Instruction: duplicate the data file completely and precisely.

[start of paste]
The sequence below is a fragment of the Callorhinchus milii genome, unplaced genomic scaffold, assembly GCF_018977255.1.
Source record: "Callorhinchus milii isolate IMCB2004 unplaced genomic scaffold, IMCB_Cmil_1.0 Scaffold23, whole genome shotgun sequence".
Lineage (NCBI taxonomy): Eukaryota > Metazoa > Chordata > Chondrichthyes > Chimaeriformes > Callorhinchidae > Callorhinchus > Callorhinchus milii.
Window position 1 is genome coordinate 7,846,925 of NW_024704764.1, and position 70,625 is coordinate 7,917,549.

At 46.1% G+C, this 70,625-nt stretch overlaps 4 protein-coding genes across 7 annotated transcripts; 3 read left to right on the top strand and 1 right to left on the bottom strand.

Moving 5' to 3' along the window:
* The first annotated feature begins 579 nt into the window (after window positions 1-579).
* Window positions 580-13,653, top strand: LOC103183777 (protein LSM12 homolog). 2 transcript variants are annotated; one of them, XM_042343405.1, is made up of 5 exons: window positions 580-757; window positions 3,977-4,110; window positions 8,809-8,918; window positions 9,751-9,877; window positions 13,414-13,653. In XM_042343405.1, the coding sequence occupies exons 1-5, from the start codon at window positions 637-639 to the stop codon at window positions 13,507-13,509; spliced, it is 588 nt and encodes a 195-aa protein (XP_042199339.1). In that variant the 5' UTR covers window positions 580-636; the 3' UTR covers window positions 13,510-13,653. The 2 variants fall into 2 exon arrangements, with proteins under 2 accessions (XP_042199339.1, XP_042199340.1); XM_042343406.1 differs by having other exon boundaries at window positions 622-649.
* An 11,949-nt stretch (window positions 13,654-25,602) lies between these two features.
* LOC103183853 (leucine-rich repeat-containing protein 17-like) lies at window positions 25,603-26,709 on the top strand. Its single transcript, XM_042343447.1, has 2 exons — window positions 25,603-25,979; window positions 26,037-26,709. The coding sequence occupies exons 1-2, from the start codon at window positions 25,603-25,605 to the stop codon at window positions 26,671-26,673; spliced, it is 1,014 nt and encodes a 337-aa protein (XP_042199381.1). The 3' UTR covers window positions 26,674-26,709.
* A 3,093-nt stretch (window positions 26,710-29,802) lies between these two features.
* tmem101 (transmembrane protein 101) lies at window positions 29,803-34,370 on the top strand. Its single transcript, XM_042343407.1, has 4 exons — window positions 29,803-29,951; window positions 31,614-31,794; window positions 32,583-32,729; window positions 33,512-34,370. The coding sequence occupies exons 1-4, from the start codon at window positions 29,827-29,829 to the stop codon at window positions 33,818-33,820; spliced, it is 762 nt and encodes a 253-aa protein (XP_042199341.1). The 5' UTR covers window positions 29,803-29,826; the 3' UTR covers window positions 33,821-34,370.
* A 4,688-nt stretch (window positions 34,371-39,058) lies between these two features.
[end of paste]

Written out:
The sequence below is a fragment of the Callorhinchus milii genome, unplaced genomic scaffold, assembly GCF_018977255.1.
Source record: "Callorhinchus milii isolate IMCB2004 unplaced genomic scaffold, IMCB_Cmil_1.0 Scaffold23, whole genome shotgun sequence".
Lineage (NCBI taxonomy): Eukaryota > Metazoa > Chordata > Chondrichthyes > Chimaeriformes > Callorhinchidae > Callorhinchus > Callorhinchus milii.
Window position 1 is genome coordinate 7,846,925 of NW_024704764.1, and position 70,625 is coordinate 7,917,549.

At 46.1% G+C, this 70,625-nt stretch overlaps 4 protein-coding genes across 7 annotated transcripts; 3 read left to right on the top strand and 1 right to left on the bottom strand.

Moving 5' to 3' along the window:
* The first annotated feature begins 579 nt into the window (after window positions 1-579).
* Window positions 580-13,653, top strand: LOC103183777 (protein LSM12 homolog). 2 transcript variants are annotated; one of them, XM_042343405.1, is made up of 5 exons: window positions 580-757; window positions 3,977-4,110; window positions 8,809-8,918; window positions 9,751-9,877; window positions 13,414-13,653. In XM_042343405.1, the coding sequence occupies exons 1-5, from the start codon at window positions 637-639 to the stop codon at window positions 13,507-13,509; spliced, it is 588 nt and encodes a 195-aa protein (XP_042199339.1). In that variant the 5' UTR covers window positions 580-636; the 3' UTR covers window positions 13,510-13,653. The 2 variants fall into 2 exon arrangements, with proteins under 2 accessions (XP_042199339.1, XP_042199340.1); XM_042343406.1 differs by having other exon boundaries at window positions 622-649.
* An 11,949-nt stretch (window positions 13,654-25,602) lies between these two features.
* LOC103183853 (leucine-rich repeat-containing protein 17-like) lies at window positions 25,603-26,709 on the top strand. Its single transcript, XM_042343447.1, has 2 exons — window positions 25,603-25,979; window positions 26,037-26,709. The coding sequence occupies exons 1-2, from the start codon at window positions 25,603-25,605 to the stop codon at window positions 26,671-26,673; spliced, it is 1,014 nt and encodes a 337-aa protein (XP_042199381.1). The 3' UTR covers window positions 26,674-26,709.
* A 3,093-nt stretch (window positions 26,710-29,802) lies between these two features.
* tmem101 (transmembrane protein 101) lies at window positions 29,803-34,370 on the top strand. Its single transcript, XM_042343407.1, has 4 exons — window positions 29,803-29,951; window positions 31,614-31,794; window positions 32,583-32,729; window positions 33,512-34,370. The coding sequence occupies exons 1-4, from the start codon at window positions 29,827-29,829 to the stop codon at window positions 33,818-33,820; spliced, it is 762 nt and encodes a 253-aa protein (XP_042199341.1). The 5' UTR covers window positions 29,803-29,826; the 3' UTR covers window positions 33,821-34,370.
* A 4,688-nt stretch (window positions 34,371-39,058) lies between these two features.